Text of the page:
BY JESS CLAWSON
This is part two of my recap of the Daniel Stewart Equestrian Athlete Camp. Click here to read the first post.
I knew that once the workouts started at the Daniel Stewart Equestrian Athlete Camp that it was going to become clear whether or not I really could handle things without Mo around to make up for my shortcomings. I’d been working out a little bit at home, plus I ride horses and do farm chores every day, but I was under no delusions that I was actually prepared for this on a physical level.
“Two a day workouts,” I groaned to my friends before I left. I was so wrong. Try five a day workouts. But between high intensity training sessions, we would all shuffle, whimpering, into the seminar room to listen to sports psychology seminars. The harder we exercised, the more the things Daniel was saying made sense.
Outgrouping & The Threat Response
Outgrouping is a simple concept that carries a lot of weight for most riders. It’s the idea that if we make a mistake we’ll be cast out from the group. You’re letting what other people might think about you become a point of stress.
This promotes a threat response, which Daniel talks about as our nervous system’s perception that we’re in danger. Our nervous system can’t tell if we’re worried because we’re being chased by a polar bear or because that one girl who always has a nicer horse, nicer jacket, nicer trailer (you know the one) is already warming up while you’re barely getting to the ring on time and feeling like a loser again.
But at a horse show, you’re not being chased by a polar bear. You’re worried that the rail birds are saying mean things about you, which is much less dangerous to your health than an apex predator (and they probably aren’t, and if they are they’re not nice people so we don’t care what they think). The thing is, your amygdala lights up as if you were in mortal danger and shuts down your ability to think clearly and remember things. It’s why you go off course or forget your dressage test when you’re nervous.
So now what? The good news is, Daniel has advice.
Goldilocks vs. The Danger Zone
When you’re in your comfort zone, you’re comfortable, right? But you’re not learning. If you get pushed too far outside of your comfort zone and fire up the amygdala part of your brain, you’re in the danger zone, also not learning.
Hence, the Goldilocks zone. Here, you’re just outside your comfort zone enough for things to be hard so you can make progress, but not so difficult that you can’t actually do them or are in real danger. The goal is to grow your comfort zone–do things that are hard until they become easy, and then step into the next hard thing. The comfort zone gets bigger, the danger zone gets smaller, and you get better. The threat response diminishes.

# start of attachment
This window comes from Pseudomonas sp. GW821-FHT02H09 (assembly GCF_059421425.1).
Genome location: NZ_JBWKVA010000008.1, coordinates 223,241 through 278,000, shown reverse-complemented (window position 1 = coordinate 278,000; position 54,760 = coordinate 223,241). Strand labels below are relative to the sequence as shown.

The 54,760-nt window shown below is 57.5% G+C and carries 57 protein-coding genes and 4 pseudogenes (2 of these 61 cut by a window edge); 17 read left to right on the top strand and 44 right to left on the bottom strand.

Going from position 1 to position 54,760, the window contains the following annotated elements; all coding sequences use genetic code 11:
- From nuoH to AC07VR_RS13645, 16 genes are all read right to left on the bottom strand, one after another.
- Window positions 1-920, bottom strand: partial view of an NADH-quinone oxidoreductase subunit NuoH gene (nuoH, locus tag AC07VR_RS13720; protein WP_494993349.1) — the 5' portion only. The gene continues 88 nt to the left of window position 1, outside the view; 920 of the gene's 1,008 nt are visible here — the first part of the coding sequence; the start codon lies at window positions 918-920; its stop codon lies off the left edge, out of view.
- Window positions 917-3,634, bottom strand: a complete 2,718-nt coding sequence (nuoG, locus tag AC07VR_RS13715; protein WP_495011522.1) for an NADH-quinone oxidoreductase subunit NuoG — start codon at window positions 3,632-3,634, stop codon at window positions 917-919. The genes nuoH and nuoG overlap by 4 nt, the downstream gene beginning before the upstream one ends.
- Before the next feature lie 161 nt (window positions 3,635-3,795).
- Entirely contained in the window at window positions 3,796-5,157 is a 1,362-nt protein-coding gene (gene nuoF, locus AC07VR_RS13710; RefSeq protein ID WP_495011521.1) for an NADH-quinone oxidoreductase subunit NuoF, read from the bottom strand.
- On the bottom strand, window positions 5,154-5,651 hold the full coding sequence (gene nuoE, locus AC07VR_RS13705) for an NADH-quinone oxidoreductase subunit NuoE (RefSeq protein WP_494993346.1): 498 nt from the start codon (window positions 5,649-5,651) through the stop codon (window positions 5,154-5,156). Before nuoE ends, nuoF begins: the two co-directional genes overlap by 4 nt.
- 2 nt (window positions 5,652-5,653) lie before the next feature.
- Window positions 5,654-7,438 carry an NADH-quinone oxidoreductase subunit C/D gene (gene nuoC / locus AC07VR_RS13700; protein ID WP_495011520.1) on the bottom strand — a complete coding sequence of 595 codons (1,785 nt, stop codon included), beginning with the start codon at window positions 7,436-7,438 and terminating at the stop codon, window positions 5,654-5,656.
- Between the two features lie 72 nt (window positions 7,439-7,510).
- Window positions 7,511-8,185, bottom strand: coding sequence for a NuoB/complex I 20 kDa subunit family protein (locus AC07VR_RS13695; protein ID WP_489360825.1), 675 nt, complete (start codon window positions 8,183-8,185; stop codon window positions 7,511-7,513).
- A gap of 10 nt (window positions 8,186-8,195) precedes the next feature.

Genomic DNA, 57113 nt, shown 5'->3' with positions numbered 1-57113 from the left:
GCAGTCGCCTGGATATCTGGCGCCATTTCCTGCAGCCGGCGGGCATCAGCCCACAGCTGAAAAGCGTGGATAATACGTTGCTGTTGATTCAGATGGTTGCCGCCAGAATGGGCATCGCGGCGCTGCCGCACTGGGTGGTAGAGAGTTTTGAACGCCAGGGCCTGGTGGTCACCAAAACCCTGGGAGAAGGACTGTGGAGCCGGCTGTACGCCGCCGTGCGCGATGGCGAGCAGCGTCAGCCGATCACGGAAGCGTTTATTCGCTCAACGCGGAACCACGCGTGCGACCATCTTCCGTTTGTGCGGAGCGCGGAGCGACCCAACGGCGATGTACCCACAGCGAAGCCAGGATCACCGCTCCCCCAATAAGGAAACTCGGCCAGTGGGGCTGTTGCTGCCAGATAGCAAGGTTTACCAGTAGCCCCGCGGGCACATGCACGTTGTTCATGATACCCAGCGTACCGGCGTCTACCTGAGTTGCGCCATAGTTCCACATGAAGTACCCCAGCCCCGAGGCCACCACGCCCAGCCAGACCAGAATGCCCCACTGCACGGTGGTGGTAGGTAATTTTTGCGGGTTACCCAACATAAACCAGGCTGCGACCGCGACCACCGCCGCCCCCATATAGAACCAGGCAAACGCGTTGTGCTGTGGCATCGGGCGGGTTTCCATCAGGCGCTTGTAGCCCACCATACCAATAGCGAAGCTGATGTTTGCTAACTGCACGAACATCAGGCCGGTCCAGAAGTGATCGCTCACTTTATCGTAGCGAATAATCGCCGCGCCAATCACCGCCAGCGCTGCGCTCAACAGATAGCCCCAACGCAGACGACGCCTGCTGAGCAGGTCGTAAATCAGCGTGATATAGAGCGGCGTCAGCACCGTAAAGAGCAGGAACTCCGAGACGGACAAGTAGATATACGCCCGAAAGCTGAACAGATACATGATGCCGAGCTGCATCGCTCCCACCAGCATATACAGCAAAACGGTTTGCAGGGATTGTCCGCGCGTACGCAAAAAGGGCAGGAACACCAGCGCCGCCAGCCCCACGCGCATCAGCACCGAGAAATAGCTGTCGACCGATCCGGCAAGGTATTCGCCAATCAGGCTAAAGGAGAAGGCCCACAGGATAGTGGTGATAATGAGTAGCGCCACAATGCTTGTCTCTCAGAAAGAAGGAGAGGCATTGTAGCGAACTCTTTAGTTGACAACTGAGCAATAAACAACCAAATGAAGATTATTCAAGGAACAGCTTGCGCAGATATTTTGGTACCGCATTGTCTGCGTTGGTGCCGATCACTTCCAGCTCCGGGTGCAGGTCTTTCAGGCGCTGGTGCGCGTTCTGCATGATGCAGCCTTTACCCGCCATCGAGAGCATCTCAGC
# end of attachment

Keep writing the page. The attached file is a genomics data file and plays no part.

But what about show jitters?
Even when we’re working hard on learning in the Goldilocks zone, we’re still going to find our threat response triggered, especially when we’re at a horse show. Daniel has a lot of advice for how to get the adrenaline and cortisol to slow down so you can focus on doing your best instead of on how nervous you are. For instance, complimenting a competitor and introducing levity to the situation are both ways of overriding the threat response. Deep breaths, telling yourself you’re excited (as opposed to nervous), and repeating “I’m going to do my best” are also good ways to overcome show nerves.
Riding competitively is really hard, but the reason so many of us stay in it for a long time is because we love it. There’s a lot to be said about how to promote longevity in the sport, but part of it is about feeling like you’re part of a team. Yes, it’s an individual competition–even if your score counts for a team, you’re still riding in the ring by yourself–but you have a big team of people that gets you to the ring.
We made a list of 28 team members we all have, and then thought of a few more. But what’s important is how we feel when we go to the barn. Is it our happy place? Do we feel like we belong? We need to promote a good barn environment by treating everyone else in the barn like our teammates–not our competitors, enemies, or people we’re envious of. A supportive environment goes so far, and don’t settle for less. It isn’t worth it. You might win a lot of ribbons at a barn that’s killing your soul, but your time in the sport will be limited. It will stop being fun. Just walking into the barn shouldn’t trigger your threat response.
Stay tuned for part three, when the workouts and the mental game came together and we all had the chance to learn what “our best” really meant.
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About the Author: Jess is a professional historian and educator who lives in northwestern Virginia. They completed their undergraduate degree in English at William & Mary, and did their masters and doctoral work at the University of Florida. Jess is an event rider with a passion for thoroughbreds, and has extensive experience in community organizing around queer identities, racial marginalization, and labor.
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